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Office of the General Counsel

Use of Campuses for First Amendment Purposes

The First Amendment to the United States Constitution states:

"Congress shall make no law abridging the freedom of speech,...or the right of the people to peaceably assemble and to petition the Government for redress of grievances."

This amendment lies at the heart of our democracy and has spawned shelves of law books and cases on its application. In 1994, Justice Anthony Kennedy wrote:

"At the heart of the First Amendment lies the principle that each person should decide for himself or herself the ideas and beliefs deserving of expression, consideration, and adherence. Our political system and cultural life rest upon this ideal. Government action that stifles speech on account of its message, or that requires the utterance of a particular message favored by the Government, contravenes this essential right."

The First Amendment and its California counterpart restrict the District, as a public entity, from abridging free speech rights. The outdoor areas of community colleges are akin to a traditional public forum (public squares, sidewalks and parks), where free speech is entitled to the highest level of protection.

The Los Rios Community College District's Board Policy and Administrative Regulation 1413 Use of Outdoor Areas address the use of the campuses for First Amendment purposes. Board Policy P-1413 states that public expression in the form of freedom of speech and advocacy may be exercised on any District outdoor property that is open to the public generally, and at such times and places and in such a manner as is compatible with the use of the property. It further requires that these activities take place in a way that:

"(a) assures orderly conduct; (b) avoids disruption or interference with District/College operations; (c) avoids disruption or interference with the ability of the District/College to carry out its responsibilities as an educational institution; (d) protects the rights of all individuals who use District/College property; (e) protects persons against practices that would make them involuntary audiences; (f) assures the safety of all members of the District/College communities; and (g) complies with all applicable laws."

Administrative Regulation R-1413 provides that:

  • First Amendment activities allow for the free flow of persons and traffic
  • First Amendment activities not interfere with or disrupt the normal activities undertaken at the Colleges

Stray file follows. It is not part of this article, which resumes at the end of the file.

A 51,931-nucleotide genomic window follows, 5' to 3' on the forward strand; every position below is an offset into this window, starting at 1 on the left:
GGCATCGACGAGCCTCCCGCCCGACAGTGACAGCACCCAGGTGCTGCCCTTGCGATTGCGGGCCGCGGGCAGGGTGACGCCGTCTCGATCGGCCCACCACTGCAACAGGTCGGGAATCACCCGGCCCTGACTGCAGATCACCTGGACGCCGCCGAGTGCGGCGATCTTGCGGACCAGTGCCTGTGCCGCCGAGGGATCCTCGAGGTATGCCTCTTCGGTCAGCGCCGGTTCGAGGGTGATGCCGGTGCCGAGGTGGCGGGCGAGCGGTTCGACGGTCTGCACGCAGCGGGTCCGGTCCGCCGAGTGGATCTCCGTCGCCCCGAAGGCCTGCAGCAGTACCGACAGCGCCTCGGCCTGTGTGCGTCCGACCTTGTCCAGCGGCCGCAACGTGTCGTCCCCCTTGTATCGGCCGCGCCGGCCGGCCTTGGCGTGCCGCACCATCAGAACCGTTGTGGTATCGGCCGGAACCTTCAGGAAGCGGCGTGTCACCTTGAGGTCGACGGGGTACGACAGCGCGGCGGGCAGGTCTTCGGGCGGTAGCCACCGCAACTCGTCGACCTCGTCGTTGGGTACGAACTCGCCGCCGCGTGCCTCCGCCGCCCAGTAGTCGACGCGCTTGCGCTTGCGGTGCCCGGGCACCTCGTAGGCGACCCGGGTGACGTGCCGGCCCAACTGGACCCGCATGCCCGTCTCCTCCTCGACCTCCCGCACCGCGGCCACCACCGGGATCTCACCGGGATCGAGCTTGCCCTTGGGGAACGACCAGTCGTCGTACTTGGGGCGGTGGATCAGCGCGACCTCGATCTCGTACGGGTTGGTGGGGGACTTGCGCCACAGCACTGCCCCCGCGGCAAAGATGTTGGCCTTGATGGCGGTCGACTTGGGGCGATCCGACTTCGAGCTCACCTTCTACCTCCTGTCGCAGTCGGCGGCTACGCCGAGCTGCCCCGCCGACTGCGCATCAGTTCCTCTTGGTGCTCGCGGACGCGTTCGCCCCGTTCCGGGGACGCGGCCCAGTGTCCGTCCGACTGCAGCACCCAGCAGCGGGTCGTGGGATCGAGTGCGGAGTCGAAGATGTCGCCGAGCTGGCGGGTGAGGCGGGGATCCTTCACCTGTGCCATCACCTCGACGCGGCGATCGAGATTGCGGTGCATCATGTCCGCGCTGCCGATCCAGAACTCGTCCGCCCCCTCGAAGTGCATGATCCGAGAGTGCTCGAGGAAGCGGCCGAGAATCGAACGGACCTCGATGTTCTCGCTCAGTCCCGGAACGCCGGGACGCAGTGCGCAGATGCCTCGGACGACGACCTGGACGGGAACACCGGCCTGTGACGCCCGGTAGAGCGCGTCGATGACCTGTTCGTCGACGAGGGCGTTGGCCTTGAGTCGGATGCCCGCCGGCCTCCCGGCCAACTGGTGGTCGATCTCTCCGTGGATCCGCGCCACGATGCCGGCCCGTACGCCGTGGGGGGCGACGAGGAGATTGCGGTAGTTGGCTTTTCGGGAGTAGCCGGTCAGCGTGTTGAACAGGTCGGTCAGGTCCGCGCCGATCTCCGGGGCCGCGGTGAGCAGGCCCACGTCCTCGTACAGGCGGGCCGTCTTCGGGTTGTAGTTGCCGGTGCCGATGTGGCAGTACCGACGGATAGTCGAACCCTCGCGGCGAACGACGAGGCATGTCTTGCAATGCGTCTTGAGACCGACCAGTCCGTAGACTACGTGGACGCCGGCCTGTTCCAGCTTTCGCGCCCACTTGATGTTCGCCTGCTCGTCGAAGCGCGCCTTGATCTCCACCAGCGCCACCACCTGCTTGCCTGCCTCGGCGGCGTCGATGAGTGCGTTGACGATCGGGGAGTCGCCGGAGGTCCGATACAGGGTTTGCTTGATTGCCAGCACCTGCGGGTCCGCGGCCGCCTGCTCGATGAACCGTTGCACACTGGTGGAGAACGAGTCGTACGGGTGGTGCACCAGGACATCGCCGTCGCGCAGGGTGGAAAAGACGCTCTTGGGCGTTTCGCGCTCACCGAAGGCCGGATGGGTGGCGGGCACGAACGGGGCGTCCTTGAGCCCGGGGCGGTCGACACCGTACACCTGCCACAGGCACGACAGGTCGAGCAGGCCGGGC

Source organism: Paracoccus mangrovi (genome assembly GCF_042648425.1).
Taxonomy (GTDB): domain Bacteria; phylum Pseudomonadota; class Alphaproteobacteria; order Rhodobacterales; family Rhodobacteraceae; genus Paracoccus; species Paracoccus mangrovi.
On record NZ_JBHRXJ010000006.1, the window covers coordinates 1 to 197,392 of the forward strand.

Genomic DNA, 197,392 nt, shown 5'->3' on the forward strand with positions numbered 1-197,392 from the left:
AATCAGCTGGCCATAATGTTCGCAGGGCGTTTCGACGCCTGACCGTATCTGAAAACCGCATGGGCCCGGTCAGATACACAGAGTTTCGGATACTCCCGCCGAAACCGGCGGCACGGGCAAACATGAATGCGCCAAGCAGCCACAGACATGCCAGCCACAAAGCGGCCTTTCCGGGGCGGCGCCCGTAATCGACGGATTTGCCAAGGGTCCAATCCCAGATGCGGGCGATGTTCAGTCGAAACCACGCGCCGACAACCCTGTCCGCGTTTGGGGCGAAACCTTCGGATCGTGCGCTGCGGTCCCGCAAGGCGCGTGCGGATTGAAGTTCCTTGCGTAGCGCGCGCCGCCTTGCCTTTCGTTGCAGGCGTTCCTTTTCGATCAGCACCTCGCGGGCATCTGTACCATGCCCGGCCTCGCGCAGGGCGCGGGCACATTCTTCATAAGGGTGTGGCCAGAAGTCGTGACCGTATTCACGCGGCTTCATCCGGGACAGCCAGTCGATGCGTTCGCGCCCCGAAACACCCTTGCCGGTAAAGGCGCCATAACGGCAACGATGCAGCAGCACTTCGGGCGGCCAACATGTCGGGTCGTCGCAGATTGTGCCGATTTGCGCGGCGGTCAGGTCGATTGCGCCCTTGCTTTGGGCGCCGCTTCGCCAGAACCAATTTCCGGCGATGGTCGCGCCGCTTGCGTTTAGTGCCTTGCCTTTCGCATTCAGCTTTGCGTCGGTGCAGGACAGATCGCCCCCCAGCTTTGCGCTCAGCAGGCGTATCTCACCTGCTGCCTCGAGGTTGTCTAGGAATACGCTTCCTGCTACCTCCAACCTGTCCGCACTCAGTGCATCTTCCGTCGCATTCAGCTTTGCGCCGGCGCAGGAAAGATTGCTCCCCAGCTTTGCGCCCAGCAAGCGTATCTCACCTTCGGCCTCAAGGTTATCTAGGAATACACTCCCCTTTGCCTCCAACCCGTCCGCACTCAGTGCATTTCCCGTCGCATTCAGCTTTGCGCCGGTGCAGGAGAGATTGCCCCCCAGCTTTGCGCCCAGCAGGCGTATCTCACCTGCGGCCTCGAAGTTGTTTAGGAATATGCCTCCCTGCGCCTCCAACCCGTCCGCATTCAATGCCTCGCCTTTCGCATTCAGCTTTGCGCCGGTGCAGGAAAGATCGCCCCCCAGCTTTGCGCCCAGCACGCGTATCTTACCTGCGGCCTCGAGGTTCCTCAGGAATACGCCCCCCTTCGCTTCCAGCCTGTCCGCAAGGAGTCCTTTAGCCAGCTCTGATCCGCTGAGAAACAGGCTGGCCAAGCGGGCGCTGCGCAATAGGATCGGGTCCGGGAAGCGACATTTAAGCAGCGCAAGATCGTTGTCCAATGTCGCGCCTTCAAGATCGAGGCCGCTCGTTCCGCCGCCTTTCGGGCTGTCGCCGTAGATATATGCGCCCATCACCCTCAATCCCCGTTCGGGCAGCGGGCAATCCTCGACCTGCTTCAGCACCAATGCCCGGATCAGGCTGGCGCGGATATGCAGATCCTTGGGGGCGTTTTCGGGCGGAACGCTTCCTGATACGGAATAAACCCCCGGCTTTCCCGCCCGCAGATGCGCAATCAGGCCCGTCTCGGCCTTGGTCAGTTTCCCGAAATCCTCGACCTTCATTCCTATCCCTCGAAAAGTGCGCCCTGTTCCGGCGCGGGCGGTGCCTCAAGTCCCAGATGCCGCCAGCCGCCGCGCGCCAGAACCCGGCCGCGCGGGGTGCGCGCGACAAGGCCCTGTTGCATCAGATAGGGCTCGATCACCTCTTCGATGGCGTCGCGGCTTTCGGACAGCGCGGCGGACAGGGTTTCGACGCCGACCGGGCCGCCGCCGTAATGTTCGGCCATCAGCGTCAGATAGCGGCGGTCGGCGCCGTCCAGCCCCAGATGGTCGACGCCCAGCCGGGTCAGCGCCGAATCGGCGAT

• visitors are requested to inform the campus that they will be on campus to engage in First Amendment activities as far in advance as possible
  • if visitors provide no advance notice, visitors are requested to give notice upon arrival. Visitors may not be removed from campus simply because they did not provide notice upon their arrival; the College is considered on notice of their presence when its staff contacts them on campus
  • space is given on a first-come, first-choice basis and that locations should be chosen to minimize the interference with the free speech rights of others
  • if an event will present a clear and present danger orderly operations, a request to use outside areas will be denied
  • the District/Colleges must remain neutral on religious and political matters and District/College funds cannot be used to underwrite these activities
  • the District's/College's name, insignia, or seal not be used in conjunction with religious or political purposes or activities except as consistent with the College/District regulations
  • in any correspondence, the sponsor must state that the activity is not District/College-sponsored if the use of the organizer's name might reasonably be construed as implying the District/College might have sponsored the event
  • the use of amplified sound requires a permit in conjunction with these First Amendment activities so as not to disrupt other College or community activities

The First Amendment and California Constitution require the District and Colleges to allow people to speak freely and share information in a peaceful manner in the outdoor areas of our campuses. If appropriate, the Colleges may designate where respective "sides" may stand or sit while giving their message in order to create an orderly environment and appropriate buffer space between the groups. To the extent that the exchanges unreasonably interfere with College operations, College personnel may move the activities out of the way, limit them, or, only if all other avenues fail, curtail them. If the conduct creates an imminent threat of physical harm, the College may curtail it.

A variety of demonstrations in past years have raised divisive issues. To the credit of our Colleges and their educational mission, the best response in these situations has been to treat these activities as learning opportunities for the students involved. Where speech of a distasteful nature has been on display, student services personnel have worked hard to combat speech with speech and education. They have worked tirelessly to keep the engagement at an intellectual level. Our police department has worked to provide a healthy and appropriately measured backdrop for the safety of the students, faculty, staff and the members of the public on our campuses. As we remember that the campuses are places where ideas are exchanged when people engage in teaching and learning, useful tools for dealing with this type of speech have been (a) to ignore it, (b) to engage the speaker with education and contrary ideas, or (c), to present contrary educated speech. The one tool that should not be used is the suppression of speech.